Tasco is one of the oddest vehicle human brain has come up. There are plenty of people who still love it, but they are hardcore lovers of classic cars. However, for the rest of us Tasco is a weird looking vehicle. Tasco was a prototype for a post-WWII American sports car and featured airplane inspired controls, designed by Gordon Buehrig, it was also the first car in the world with a T-top roof.

5. 1932 Ford Speedster

The 1932 Ford Speedster, packing a flathead V-8 engine, came with a starter button, decades before the feature became standard automotive fare. The low, long roadster was the brainchild of Henry’s son Edsel Ford and designer Eugene Gregorie.

6. 1965 Peel P50

We must admit that this car is kinda cute. The Peel P50 was a three-wheeled micro-car which was originally manufactured by Peel company from 1962 to 1965. It holds Guinness World Records of the smallest production car ever made. But we think it is also one of the most weird looking cars ever designed.

7. 1942 Oeuf electrique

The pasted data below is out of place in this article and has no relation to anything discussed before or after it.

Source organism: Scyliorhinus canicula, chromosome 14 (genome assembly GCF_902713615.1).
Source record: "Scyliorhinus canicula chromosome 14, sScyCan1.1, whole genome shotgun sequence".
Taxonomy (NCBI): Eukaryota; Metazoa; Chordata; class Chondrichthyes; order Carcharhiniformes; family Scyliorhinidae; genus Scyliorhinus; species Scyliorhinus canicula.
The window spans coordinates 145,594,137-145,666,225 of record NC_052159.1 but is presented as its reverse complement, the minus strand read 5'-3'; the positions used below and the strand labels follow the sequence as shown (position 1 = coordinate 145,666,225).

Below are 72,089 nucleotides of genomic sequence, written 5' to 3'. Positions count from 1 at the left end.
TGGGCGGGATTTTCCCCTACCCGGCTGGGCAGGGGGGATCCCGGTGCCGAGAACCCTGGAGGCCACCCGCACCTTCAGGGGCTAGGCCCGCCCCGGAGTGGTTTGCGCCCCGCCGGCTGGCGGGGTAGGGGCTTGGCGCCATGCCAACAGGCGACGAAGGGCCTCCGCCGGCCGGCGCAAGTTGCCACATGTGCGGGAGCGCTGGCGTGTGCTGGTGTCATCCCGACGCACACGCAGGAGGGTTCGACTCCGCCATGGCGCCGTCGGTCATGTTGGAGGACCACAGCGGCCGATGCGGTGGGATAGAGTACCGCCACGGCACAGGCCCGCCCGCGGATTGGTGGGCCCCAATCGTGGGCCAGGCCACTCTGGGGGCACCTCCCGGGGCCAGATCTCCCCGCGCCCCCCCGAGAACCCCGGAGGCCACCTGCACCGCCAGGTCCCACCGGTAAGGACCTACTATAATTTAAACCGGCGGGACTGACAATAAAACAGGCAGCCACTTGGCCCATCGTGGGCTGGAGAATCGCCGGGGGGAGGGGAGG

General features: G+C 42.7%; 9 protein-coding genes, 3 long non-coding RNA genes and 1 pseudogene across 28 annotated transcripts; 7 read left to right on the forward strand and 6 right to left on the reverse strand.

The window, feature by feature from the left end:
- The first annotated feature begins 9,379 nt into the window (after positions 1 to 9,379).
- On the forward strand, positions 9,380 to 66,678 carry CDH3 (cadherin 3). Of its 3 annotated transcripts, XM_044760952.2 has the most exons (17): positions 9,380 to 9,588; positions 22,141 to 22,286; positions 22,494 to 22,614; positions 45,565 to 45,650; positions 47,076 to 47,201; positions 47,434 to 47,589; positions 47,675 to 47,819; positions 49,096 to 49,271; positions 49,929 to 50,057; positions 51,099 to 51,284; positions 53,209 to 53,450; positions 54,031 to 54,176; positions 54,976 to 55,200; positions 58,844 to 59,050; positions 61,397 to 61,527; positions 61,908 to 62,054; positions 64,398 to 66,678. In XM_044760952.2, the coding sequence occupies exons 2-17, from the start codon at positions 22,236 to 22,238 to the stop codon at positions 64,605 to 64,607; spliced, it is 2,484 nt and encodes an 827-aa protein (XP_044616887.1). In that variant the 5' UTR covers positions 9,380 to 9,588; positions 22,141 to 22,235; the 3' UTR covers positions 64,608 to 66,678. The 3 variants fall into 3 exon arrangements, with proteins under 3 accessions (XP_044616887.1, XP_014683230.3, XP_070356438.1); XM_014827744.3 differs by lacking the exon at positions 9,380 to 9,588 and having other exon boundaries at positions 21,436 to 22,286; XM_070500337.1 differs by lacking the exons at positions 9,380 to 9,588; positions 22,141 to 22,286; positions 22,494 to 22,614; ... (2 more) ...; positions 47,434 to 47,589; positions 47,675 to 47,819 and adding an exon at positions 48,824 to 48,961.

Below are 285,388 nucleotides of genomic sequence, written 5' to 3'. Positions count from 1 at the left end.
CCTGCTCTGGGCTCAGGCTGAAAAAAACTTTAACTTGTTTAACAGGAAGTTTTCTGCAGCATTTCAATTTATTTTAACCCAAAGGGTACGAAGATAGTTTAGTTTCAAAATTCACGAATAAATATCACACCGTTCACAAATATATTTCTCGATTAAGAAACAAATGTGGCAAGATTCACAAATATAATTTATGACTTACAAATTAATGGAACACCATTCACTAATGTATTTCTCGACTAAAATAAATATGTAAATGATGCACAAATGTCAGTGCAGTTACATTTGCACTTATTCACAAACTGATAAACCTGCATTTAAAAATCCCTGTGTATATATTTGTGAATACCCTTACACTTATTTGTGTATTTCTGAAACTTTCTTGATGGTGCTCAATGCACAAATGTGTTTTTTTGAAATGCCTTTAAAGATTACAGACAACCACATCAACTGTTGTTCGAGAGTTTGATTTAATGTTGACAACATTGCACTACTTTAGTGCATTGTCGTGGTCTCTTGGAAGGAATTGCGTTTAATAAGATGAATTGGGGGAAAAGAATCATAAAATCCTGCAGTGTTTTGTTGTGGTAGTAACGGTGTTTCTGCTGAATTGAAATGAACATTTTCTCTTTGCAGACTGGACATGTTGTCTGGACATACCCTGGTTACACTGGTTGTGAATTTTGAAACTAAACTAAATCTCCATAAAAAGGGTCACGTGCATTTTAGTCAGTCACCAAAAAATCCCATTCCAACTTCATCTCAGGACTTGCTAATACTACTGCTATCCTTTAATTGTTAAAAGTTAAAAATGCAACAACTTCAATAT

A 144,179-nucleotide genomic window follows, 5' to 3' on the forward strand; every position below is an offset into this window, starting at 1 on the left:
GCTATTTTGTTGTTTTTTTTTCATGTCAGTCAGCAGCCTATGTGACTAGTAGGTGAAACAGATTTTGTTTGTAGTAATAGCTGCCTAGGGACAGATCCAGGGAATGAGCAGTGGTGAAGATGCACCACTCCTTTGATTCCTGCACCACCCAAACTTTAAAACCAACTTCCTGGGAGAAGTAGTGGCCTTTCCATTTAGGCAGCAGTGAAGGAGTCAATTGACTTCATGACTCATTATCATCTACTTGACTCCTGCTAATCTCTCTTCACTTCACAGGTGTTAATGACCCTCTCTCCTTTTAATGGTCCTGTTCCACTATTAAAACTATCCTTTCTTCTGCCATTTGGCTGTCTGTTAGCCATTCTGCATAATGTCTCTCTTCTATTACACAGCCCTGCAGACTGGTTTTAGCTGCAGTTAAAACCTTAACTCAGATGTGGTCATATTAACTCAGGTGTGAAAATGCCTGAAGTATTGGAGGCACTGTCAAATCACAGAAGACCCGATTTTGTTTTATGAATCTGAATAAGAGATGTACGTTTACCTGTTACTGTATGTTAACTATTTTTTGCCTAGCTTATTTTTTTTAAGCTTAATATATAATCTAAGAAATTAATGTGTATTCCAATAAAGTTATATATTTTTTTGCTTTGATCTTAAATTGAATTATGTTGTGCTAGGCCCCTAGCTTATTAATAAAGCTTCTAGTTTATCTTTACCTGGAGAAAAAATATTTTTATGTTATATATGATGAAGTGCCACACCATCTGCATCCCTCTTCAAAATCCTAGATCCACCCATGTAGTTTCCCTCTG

The 1942 Oeuf électrique, or electric egg, had three wheels and ran on batteries decades after gasoline became the dominant way to power cars, and decades before Elon Musk decided to make electricity cool again. Its designer, Parisian Paul Arzens, worked as a painter and designed railway locomotives before moving on to cars. The bubble is made of hand-formed aluminum and curved Plexiglass, a novel material at the time.

8. 1936 Stout Scarab

Stout Scarab was designed by William Bushnell Stout in 1932. Marked as the world’s first minivan, this traveling vehicle was envisioned by its creator to be an office on wheels. Unlike other cars of that era, Stout Scarab features a small nose and a long wheelbase to maximize the accessible space. But, this weird yet amazing vehicle didn’t go to mass production, only about a dozen cars were made and up to five Scarabs are reported to survive today.